D&D image

The latest installment of MozFest Dialogues & Debates will explore the exclusionary data sets that often power voice technology — and their repercussions.


Virtual assistants and voice-based interfaces are becoming more prevalent throughout society. But the data sets that power them frequently have blind spots, meaning certain communities and populations can’t access the technology’s full potential — or even access it at all.

Bias and exclusion have a long, shared history with technology. But this time the relationship is more pronounced: If Alexa isn’t familiar with your culture — accent, popular phrases, etc. — you simply don’t get to use Alexa. With voice-first interfaces rising in popularity, who are they leaving behind on the way up?

In this panel, Mozilla facilitates a conversation between researchers, artists, and technologists to unpack the repercussions of — and solutions to — exclusionary voice data.

This panel is slated for Thursday, September 2 at 11am ET, and titled “Voice Concerns: The Need For Diversity In Voice AI Datasets.”

Audience members are able to submit their questions ahead of time by tweeting @mozilla with the hashtag #DialoguesAndDebates.

Watch on Mozilla's Twitter and YouTube.

Our 40-minute panel will feature:

HJ.png

Hillary Juma | Hillary is Common Voice Community Manager at Mozilla. Mozilla Common Voice is an open-source initiative to make voice technology more inclusive. Contributors donate speech data to a public dataset, which anyone can then use to train voice-enabled technology.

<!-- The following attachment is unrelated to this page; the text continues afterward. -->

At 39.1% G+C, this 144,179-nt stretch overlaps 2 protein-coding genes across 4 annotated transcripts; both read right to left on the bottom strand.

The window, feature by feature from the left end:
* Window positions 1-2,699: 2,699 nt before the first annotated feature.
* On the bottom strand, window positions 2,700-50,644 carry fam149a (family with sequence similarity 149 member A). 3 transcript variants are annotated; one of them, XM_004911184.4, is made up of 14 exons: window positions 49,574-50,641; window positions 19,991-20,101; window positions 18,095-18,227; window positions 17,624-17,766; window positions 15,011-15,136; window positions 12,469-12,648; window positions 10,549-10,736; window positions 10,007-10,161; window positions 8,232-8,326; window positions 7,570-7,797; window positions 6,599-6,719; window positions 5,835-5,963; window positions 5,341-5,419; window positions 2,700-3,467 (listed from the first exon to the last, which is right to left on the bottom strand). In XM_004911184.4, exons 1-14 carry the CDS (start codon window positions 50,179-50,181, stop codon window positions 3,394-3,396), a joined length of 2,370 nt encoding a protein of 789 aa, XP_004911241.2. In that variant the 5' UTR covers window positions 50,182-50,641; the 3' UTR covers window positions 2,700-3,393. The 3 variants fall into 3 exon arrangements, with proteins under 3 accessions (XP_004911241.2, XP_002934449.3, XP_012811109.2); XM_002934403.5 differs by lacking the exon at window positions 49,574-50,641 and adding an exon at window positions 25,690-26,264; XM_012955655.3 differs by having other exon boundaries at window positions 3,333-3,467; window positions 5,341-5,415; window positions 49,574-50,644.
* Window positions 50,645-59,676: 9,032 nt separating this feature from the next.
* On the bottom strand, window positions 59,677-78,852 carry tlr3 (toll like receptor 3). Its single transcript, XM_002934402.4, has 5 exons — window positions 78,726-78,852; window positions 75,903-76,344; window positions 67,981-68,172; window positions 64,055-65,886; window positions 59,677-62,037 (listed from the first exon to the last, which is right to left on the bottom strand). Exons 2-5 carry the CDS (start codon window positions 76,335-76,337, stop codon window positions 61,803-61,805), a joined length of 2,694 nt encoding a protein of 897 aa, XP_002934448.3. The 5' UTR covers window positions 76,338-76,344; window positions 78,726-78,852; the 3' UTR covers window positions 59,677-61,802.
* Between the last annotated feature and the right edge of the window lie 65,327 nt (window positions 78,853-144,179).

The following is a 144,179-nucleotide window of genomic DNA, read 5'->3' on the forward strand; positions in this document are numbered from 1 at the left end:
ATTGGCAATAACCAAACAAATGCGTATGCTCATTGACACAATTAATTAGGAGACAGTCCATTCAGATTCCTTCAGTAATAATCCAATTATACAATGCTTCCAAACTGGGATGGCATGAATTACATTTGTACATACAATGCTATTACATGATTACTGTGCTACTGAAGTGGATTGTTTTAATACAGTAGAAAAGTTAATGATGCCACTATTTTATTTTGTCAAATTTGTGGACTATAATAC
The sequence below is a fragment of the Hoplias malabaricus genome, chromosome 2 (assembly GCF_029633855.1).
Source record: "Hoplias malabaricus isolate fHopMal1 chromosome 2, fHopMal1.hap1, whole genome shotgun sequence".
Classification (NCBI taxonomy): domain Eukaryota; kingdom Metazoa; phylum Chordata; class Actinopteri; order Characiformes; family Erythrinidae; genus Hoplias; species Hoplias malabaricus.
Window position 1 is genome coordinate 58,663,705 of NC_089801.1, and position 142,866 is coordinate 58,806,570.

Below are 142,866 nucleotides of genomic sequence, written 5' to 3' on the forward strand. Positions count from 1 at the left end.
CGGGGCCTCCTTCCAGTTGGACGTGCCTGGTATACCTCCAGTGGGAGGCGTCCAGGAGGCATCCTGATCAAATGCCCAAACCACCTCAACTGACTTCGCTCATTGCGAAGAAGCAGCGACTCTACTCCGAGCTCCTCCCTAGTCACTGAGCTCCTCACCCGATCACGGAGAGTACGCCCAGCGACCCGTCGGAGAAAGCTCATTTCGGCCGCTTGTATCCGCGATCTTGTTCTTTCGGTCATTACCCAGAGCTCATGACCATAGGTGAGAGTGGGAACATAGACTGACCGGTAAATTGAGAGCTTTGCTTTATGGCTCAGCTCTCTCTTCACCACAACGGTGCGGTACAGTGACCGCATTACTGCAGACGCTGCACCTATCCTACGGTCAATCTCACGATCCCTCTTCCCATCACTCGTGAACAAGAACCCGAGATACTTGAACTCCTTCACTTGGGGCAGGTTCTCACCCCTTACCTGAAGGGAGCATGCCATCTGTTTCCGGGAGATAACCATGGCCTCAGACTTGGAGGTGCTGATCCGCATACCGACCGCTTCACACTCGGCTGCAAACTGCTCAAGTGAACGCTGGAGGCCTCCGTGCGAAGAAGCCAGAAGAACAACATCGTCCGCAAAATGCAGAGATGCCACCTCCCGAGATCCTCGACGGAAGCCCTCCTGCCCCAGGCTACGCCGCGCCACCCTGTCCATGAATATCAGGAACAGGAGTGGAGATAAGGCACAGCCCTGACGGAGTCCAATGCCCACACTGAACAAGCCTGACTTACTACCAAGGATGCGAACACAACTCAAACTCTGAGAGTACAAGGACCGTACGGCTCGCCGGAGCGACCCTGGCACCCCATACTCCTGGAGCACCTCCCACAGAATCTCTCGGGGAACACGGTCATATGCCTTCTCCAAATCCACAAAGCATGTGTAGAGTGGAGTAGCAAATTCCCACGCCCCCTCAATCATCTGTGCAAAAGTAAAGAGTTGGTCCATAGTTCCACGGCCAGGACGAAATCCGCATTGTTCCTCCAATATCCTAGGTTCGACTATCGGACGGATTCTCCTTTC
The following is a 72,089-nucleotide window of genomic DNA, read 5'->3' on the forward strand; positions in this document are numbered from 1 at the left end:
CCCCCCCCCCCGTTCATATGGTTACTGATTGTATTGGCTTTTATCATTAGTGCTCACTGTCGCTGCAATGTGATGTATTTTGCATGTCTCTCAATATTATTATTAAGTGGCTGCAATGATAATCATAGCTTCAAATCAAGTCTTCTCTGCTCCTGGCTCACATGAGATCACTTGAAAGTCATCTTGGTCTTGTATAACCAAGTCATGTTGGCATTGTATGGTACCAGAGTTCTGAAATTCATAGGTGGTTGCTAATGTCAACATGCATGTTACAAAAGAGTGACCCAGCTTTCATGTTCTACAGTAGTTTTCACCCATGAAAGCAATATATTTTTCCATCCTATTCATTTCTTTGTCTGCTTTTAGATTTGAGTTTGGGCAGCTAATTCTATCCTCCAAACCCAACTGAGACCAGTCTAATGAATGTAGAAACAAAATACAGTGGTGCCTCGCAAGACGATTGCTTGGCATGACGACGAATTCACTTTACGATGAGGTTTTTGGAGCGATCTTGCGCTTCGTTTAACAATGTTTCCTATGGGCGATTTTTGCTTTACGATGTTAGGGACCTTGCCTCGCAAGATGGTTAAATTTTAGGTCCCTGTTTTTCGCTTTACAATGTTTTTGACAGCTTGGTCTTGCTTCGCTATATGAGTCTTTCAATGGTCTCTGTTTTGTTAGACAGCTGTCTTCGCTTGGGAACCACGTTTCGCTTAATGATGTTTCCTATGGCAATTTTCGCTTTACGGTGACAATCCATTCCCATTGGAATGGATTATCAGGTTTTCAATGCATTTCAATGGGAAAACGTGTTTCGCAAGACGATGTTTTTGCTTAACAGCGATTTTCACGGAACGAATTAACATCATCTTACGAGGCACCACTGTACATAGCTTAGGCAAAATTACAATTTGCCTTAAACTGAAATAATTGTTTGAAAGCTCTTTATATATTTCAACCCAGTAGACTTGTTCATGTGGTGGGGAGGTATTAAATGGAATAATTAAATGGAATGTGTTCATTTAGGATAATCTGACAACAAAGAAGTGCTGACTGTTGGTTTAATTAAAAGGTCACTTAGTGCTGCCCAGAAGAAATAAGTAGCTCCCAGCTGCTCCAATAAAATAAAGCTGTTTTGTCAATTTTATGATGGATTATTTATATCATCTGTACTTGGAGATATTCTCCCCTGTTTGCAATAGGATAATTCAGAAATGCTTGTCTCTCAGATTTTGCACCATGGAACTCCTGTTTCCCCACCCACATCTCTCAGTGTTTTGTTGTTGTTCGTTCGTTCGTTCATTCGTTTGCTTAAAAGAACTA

Kola.jpg

Kola Tubosun | Kola is a writer, linguist and teacher who, in the past, has worked at Google as a speech linguist project manager and project manager for natural language processing. In 2016, Kola won the Premio Ostana International Award for Scriptures in the Mother Tongue — the only person of African descent to do so.

Kathleen S.jpg

Kathleen Siminyu | Kathleen Siminyu is an AI researcher who has focused on Natural Language Processing for African languages. She works at Mozilla as a Machine Learning Fellow to support the development of a Kiswahili Common Voice dataset and to build speech transcription models for end use cases in the agricultural and financial domains.

Johann-Diedrick.jpg

Johann Diedrick | Johann is the director of engineering at Somewhere Good, a 2021 Mozilla Creative Media award recipient, and an adjunct professor at NYU's ITP program. Johann works on sonic engineering, machine listening, computational audio, and programmatic sound through A Quiet Life.

XH.jpg

And moderator Xavier Harding | Xavier is a writer on the content team at Mozilla. Formerly, Xavier was a journalist covering consumer tech and the tech industry. In the past, Xavier’s written for Popular Science, BuzzFeed, Lifehacker, Mic, Newsweek, Fortune and Vox. He also hosts the Dialogues and Debates interview series, discussing tech topics like misinformation, contact-tracing and the role technology plays in addressing racial injustices.

MozFest Dialogues & Debates is Mozilla’s speaker series that usually occurs in-person each year. We’re expanding the series into virtual terrain, to bring internet users the information they need to understand and advocate for a healthy and humane digital world. Watch past MozFest Dialogues & Debates here.